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(SPOILER FREE) REVIEW: For a lot of viewers, this amazing true story came Straight Outta Nowhere. From the phenomenal opening weekend, it’s clear that many are discovering the legend of influential “reality rap” artists, N.W.A. This hip-hop group formed in the late 80s and changed the face of music forever. Their art was a peaceful protest against their environment, spreading an important message across the world.
With song titles like “F**k the Police”, it’s hard to imagine this message as peaceful. However, those that lived in this community finally had music that spoke to them. For white suburban kids like me hanging out in my treefort in Canada, street violence was nowhere to be seen. I had no idea kids like me were fighting to stay alive. When N.W.A. perforated pop culture, we all knew. Songs like these drew me in with its rebellious attitude and violent lyrics, but it didn’t take long to realize these guys were trying to spread awareness. They were saying it’s not fair that we get treated the way we do, and have to live in the environment we do.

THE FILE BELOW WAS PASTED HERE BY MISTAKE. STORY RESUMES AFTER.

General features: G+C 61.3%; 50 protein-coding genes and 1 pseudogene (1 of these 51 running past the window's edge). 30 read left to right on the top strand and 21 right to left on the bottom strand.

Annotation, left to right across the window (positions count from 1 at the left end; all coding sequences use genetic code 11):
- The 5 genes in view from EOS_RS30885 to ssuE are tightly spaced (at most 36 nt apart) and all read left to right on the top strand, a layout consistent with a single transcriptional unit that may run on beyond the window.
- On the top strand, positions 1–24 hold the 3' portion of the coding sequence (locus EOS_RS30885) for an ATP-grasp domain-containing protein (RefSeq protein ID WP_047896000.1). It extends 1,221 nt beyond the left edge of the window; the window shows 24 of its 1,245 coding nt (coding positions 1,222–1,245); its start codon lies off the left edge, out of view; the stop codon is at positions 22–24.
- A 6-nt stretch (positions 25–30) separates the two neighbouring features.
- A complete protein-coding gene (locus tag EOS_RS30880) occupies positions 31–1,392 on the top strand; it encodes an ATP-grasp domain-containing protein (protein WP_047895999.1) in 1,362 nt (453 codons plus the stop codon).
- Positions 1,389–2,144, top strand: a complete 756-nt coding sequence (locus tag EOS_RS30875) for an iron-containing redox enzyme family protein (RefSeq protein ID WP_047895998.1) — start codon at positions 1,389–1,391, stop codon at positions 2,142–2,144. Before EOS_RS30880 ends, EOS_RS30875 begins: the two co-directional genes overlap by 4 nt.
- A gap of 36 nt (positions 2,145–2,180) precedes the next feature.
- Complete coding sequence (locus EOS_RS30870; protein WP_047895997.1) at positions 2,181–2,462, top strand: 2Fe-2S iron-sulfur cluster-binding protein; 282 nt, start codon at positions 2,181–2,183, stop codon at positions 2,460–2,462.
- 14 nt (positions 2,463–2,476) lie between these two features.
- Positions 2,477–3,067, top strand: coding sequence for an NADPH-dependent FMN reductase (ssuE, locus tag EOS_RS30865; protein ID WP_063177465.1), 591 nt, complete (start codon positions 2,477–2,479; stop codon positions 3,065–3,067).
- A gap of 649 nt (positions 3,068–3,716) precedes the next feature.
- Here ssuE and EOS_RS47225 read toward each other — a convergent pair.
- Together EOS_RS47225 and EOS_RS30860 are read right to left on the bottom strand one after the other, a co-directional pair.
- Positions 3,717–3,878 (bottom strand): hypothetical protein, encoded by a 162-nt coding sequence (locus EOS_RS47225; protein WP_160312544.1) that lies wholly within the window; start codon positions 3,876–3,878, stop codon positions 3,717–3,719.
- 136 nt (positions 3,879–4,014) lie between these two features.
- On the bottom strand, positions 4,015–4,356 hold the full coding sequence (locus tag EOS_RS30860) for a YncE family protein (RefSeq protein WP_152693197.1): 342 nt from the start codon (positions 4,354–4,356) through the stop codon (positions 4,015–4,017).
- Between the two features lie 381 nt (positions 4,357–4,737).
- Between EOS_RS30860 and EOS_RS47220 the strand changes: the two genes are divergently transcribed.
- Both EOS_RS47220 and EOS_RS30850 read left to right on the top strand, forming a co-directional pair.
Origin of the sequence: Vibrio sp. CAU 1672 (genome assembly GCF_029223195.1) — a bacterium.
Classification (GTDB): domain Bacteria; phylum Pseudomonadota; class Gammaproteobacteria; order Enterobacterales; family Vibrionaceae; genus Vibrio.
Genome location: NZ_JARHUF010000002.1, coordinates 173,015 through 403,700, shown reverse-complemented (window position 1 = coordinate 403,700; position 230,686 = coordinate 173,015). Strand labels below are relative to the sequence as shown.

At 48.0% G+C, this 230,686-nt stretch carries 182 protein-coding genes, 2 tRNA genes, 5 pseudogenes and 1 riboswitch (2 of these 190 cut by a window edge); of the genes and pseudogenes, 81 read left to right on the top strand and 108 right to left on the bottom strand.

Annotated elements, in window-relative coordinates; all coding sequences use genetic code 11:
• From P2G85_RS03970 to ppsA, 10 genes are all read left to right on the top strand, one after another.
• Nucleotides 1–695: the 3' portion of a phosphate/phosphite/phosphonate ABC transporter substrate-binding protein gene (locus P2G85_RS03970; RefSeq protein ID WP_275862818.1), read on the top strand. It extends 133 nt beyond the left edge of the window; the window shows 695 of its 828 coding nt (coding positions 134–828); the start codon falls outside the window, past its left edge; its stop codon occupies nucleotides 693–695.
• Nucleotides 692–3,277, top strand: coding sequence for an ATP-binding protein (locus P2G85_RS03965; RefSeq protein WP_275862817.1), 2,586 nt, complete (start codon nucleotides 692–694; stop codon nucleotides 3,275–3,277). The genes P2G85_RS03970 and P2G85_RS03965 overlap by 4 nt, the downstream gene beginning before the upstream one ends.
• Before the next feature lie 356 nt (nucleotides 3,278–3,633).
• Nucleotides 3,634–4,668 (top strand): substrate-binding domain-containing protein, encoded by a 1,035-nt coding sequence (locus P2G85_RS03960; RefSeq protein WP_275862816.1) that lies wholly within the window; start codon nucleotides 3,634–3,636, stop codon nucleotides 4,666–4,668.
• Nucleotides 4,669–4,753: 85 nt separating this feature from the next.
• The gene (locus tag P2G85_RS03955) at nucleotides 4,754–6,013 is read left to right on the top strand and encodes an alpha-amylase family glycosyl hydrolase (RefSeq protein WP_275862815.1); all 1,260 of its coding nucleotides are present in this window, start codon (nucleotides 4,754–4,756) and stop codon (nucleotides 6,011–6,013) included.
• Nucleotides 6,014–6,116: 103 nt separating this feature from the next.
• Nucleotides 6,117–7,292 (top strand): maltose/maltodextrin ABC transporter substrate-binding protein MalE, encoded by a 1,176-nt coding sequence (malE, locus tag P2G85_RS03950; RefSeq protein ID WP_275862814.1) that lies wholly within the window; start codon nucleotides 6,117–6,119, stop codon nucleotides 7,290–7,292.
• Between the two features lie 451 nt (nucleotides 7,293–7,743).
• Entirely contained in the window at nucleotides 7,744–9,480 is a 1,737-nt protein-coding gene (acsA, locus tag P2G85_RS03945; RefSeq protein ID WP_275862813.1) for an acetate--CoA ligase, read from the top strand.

While some had doubts about these young men’s story, they had proof by the time the Rodney King beating was caught on tape. Police brutality was real. Now, that the stage is set, and the proper context is drawn, let’s dig into this movie.
An unknown cast leads the way, greatly benefitting each character. Since we don’t have previous experience with these actors, it’s easier for us to believe them in their roles. They essentially become these characters. Corey Hawkins was scooped away from performing Shakespeare to appear as Dr. Dre (watch him next in the upcoming season of The Walking Dead). There are a couple of heart-breaking sequences were this young actor just swings for the fences. For the movie (some controversial details are completely excised), Dre is presented as the calm and gentle guiding force. He’s the man behind the music, looking for a poet and and an M.C.
Dre finds a poet in Ice Cube (played here by Cube’s actual son, O’Shea Jackson Jr.), the joker lyricist. What might sound like a casting gimmick, actually works for this movie. During the energetic concert sequences, his performance really feels authentic. Jackson obviously has the likeness of his father, and that same snarl behind the mic. While these moments are so real it’s surreal, his acting doesn’t quite compare to his (heavy-weight) counterparts.
Allow me to introduce Eazy E (played by Jason Mitchell, appearing next in Kong: Skull Island alongside co-star Hawkins), the gangster turned producer. His story is the most interesting and layered. His performance is also the most interesting and layered. By the end, there are a couple of emotional sequences. Most importantly, Eazy E feels like the pitbull character he should. Most of the time, this character is hard, but when the group mourns the loss of a loved one, Eazy really shines – setting aside machismo for sincere condolences.